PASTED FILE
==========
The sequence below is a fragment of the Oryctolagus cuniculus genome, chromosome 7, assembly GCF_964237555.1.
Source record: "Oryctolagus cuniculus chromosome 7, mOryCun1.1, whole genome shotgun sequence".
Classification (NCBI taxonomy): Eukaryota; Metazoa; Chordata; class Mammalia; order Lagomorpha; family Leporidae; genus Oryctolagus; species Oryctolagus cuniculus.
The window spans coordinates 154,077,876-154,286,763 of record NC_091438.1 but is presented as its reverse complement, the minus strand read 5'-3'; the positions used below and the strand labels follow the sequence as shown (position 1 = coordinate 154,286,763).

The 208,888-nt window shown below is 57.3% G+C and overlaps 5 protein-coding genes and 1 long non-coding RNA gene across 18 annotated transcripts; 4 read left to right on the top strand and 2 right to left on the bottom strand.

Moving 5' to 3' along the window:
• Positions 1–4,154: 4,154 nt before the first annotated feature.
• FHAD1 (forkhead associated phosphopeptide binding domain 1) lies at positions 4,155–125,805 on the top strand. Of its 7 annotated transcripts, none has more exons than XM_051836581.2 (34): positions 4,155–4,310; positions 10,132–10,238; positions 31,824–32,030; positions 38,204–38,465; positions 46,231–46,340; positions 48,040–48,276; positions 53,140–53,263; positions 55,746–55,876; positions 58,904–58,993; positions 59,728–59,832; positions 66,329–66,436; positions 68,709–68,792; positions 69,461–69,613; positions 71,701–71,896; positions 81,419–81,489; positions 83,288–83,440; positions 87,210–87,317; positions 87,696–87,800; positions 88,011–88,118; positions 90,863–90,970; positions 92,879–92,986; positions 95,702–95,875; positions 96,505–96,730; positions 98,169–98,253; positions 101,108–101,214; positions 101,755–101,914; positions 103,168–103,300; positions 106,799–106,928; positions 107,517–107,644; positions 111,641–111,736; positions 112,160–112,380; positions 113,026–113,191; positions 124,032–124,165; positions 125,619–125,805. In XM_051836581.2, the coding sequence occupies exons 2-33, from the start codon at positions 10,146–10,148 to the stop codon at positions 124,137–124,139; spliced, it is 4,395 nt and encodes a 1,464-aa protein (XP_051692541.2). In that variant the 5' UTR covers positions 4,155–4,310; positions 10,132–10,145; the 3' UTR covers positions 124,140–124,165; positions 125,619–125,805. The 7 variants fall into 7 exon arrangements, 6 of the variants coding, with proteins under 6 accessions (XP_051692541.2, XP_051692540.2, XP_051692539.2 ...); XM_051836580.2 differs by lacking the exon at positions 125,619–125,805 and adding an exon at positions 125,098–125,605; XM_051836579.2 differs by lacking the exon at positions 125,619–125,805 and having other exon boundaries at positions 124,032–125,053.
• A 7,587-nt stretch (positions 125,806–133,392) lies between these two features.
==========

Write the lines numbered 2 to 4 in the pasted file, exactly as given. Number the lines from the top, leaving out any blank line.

Source record: "Oryctolagus cuniculus chromosome 7, mOryCun1.1, whole genome shotgun sequence".
Classification (NCBI taxonomy): Eukaryota; Metazoa; Chordata; class Mammalia; order Lagomorpha; family Leporidae; genus Oryctolagus; species Oryctolagus cuniculus.
The window spans coordinates 154,077,876-154,286,763 of record NC_091438.1 but is presented as its reverse complement, the minus strand read 5'-3'; the positions used below and the strand labels follow the sequence as shown (position 1 = coordinate 154,286,763).